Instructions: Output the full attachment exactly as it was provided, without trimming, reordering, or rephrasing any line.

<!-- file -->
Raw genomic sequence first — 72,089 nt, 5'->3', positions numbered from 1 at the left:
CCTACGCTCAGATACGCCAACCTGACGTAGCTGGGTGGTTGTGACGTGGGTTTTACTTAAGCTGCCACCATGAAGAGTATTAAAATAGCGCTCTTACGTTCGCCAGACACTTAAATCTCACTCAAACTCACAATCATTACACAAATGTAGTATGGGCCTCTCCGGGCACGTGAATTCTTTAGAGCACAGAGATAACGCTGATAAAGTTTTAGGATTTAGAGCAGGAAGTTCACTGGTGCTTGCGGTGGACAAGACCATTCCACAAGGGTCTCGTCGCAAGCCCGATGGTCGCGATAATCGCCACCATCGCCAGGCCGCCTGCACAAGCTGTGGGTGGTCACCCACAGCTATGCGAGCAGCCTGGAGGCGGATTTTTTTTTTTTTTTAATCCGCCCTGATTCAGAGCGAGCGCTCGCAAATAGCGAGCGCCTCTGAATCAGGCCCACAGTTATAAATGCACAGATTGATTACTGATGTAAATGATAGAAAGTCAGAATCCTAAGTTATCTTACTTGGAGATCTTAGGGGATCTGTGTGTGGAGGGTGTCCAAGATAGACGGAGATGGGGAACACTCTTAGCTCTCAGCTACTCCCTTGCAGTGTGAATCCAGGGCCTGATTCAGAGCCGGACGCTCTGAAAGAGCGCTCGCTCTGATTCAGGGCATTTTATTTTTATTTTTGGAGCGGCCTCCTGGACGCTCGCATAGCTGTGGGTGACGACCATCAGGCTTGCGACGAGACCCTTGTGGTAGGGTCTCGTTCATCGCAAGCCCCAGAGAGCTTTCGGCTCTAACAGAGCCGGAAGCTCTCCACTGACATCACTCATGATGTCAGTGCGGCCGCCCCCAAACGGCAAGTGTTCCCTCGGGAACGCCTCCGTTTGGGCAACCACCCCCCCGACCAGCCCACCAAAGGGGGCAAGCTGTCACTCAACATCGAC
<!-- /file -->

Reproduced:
Raw genomic sequence first — 72,089 nt, 5'->3', positions numbered from 1 at the left:
CCTACGCTCAGATACGCCAACCTGACGTAGCTGGGTGGTTGTGACGTGGGTTTTACTTAAGCTGCCACCATGAAGAGTATTAAAATAGCGCTCTTACGTTCGCCAGACACTTAAATCTCACTCAAACTCACAATCATTACACAAATGTAGTATGGGCCTCTCCGGGCACGTGAATTCTTTAGAGCACAGAGATAACGCTGATAAAGTTTTAGGATTTAGAGCAGGAAGTTCACTGGTGCTTGCGGTGGACAAGACCATTCCACAAGGGTCTCGTCGCAAGCCCGATGGTCGCGATAATCGCCACCATCGCCAGGCCGCCTGCACAAGCTGTGGGTGGTCACCCACAGCTATGCGAGCAGCCTGGAGGCGGATTTTTTTTTTTTTTTAATCCGCCCTGATTCAGAGCGAGCGCTCGCAAATAGCGAGCGCCTCTGAATCAGGCCCACAGTTATAAATGCACAGATTGATTACTGATGTAAATGATAGAAAGTCAGAATCCTAAGTTATCTTACTTGGAGATCTTAGGGGATCTGTGTGTGGAGGGTGTCCAAGATAGACGGAGATGGGGAACACTCTTAGCTCTCAGCTACTCCCTTGCAGTGTGAATCCAGGGCCTGATTCAGAGCCGGACGCTCTGAAAGAGCGCTCGCTCTGATTCAGGGCATTTTATTTTTATTTTTGGAGCGGCCTCCTGGACGCTCGCATAGCTGTGGGTGACGACCATCAGGCTTGCGACGAGACCCTTGTGGTAGGGTCTCGTTCATCGCAAGCCCCAGAGAGCTTTCGGCTCTAACAGAGCCGGAAGCTCTCCACTGACATCACTCATGATGTCAGTGCGGCCGCCCCCAAACGGCAAGTGTTCCCTCGGGAACGCCTCCGTTTGGGCAACCACCCCCCCGACCAGCCCACCAAAGGGGGCAAGCTGTCACTCAACATCGAC